This anti-diarrhoeal passed tests in rats, cats, dogs and rabbits. It was pulled off the shelves all over the world in 1982 after it was found to cause blindness and paralysis in humans.
This synthetic oestrogen was designed to prevent miscarriage, but it did just the opposite by increasing the rate of spontaneous abortions, premature births and neo-natal deaths. No human trials were done; all the safety data was collected from animals.
This heart drug was withdrawn after causing serious side effects in an estimated 7,000 victims, 23 of whom died. It had been tested for six years in mice, rats, dogs and monkeys and when introduced on the market was “particularly notable for the thoroughness with which its toxicity was studied in animals, to the satisfaction of the authorities”.(1) Even long after the drug was withdrawn, scientists failed to reproduce these results in animals.
This antibiotic progressed through animal testing, only to cause seizures and psychosis when used by humans.
A medication used to treat asthma, it proved devastatingIy toxic to humans in the amounts recommended based on animal studies. In Great Britain alone, 3,500 asthmatics died from using the medication.
This treatment for migraine led to severe scarring of the heart, kidneys and blood vessels in the abdomen, although scientists had been unable to reproduce these effects in animals.
This treatment for rheumatism and arthritis killed 61 people and caused 3,500 adverse reactions. Withdrawn in 1982, the drug had been tested on monkeys and other animals for nine years with no adverse side effects.
This drug, found in many common cold and flu remedies, was banned by the FDA in the US after it was linked to causing between 200 and 500 strokes in young women a year.
This arthritis drug was withdrawn from the market when patients suffered kidney toxicity. Prior to its release, researchers said this about the animal tests: “…excellent safety profile. No cardiac, renal [kidney] or central nervous system [side effects] in any species.”
This drug, used to treat and prevent breast cancer in women, caused liver tumours in rats but not in mice or hamsters. The drug has been shown to be harmless to the developing foetus of rabbits and monkeys, but to cause bone abnormalities in rat foetuses. One of the side effects is nausea and vomiting, but this was not predicted in animal studies, even though high doses were tested in dogs – the species considered most predictive of vomiting in humans.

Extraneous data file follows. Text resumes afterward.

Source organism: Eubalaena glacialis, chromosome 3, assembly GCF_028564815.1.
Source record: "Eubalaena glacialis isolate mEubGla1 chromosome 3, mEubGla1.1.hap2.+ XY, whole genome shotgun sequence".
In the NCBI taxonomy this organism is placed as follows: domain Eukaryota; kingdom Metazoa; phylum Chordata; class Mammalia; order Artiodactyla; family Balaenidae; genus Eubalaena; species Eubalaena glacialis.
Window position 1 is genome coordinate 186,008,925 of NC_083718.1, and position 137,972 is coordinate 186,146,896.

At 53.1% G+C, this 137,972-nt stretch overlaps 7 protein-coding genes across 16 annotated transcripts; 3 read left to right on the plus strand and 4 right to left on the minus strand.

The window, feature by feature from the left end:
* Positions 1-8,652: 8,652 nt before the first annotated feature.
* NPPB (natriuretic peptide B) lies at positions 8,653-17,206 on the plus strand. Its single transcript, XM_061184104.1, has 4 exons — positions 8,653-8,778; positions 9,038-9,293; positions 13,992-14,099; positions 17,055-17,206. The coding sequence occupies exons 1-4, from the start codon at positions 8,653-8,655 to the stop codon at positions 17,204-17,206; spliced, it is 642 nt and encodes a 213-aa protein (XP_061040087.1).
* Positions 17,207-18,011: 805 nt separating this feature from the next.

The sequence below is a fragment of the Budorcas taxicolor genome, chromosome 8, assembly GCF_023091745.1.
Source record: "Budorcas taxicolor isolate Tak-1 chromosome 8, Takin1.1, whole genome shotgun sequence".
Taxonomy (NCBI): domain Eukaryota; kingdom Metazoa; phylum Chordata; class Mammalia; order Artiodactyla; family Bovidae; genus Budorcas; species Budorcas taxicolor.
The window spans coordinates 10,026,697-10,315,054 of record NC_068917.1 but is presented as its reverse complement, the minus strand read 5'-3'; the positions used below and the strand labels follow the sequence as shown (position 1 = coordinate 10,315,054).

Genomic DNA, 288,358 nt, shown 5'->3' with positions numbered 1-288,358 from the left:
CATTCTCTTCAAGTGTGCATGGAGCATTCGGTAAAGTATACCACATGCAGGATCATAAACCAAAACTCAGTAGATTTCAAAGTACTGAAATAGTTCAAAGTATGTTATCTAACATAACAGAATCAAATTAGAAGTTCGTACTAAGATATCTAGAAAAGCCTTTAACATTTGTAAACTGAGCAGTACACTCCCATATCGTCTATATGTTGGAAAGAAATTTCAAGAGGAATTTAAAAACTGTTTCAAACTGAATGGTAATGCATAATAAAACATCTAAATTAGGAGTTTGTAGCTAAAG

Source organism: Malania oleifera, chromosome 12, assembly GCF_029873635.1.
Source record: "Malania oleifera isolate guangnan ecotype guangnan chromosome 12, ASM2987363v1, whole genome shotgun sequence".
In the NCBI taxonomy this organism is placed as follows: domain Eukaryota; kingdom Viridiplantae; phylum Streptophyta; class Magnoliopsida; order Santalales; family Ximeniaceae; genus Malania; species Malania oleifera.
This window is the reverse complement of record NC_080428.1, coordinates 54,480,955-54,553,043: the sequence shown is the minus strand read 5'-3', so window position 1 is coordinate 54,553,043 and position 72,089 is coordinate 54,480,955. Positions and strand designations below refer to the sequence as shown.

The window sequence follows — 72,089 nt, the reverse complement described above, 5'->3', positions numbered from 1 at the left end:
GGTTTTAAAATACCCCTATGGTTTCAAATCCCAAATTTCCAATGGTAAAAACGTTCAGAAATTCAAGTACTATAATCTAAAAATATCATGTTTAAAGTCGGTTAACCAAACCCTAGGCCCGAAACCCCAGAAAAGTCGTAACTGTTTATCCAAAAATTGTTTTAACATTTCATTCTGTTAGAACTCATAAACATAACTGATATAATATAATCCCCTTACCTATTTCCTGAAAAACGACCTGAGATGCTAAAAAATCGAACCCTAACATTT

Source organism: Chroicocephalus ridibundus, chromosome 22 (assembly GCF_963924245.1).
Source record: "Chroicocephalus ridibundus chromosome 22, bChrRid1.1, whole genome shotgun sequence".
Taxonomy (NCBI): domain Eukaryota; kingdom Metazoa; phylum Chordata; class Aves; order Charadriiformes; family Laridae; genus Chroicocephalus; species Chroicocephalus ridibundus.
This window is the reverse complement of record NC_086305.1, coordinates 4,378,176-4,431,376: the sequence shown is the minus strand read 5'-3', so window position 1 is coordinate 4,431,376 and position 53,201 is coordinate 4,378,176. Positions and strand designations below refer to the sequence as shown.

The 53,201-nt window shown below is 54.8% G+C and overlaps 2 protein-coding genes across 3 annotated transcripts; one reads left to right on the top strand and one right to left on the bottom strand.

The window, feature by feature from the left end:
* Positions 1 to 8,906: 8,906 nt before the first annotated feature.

The drug has also been implicated in uterine cancer, blood clots, memory loss, absence of periods, and eye damage such as cataracts.
This arthritis drug killed 14 people and caused many more to suffer. (1) Br Med J, 1983, Jan 15
From Sacred Cows and Golden Geese – the Human Cost of Experiments on Animals
As well as animal tests allowing unsafe drugs onto the market, the flip side is that human health is also compromised when drugs which may be beneficial to humans are prevented from being released.
Most drugs have side effects, some of which are more acute than others, but many useful medications used to save lives would not have reached clinical trials if they had first been tested on animals.
Arguably the most successful drug ever, causes birth defects in mice and rats and results in such extensive blood abnormalities in cats that they can only take 20% of the human dosage every third day. Another painkiller, ibuprofen, causes kidney failure in dogs, even at low doses. Other prescription drugs were initially unavailable to people because animal studies predicted side effects not found in humans. They include:
Are used in a variety of conditions, ranging from brain tumors to skin diseases. They have been shown to cause cancer in some rodents, despite their being used safely by humans for years.
This contraceptive was barred from release in the US in 1973 because it caused cancer in dogs and baboons.
This anti-rejection drug was almost shelved before it proceeded to clinical trials. After experimenting on dogs, researchers said animal toxicity was too severe to proceed to the clinical trial stage.
Mice, rats and hamsters suffer liver damage from this diuretic, but humans do not. It is widely prescribed for the treatment of high blood pressure and heart disease.
This medication, commonly used for treating tuberculosis, caused cancer in animals.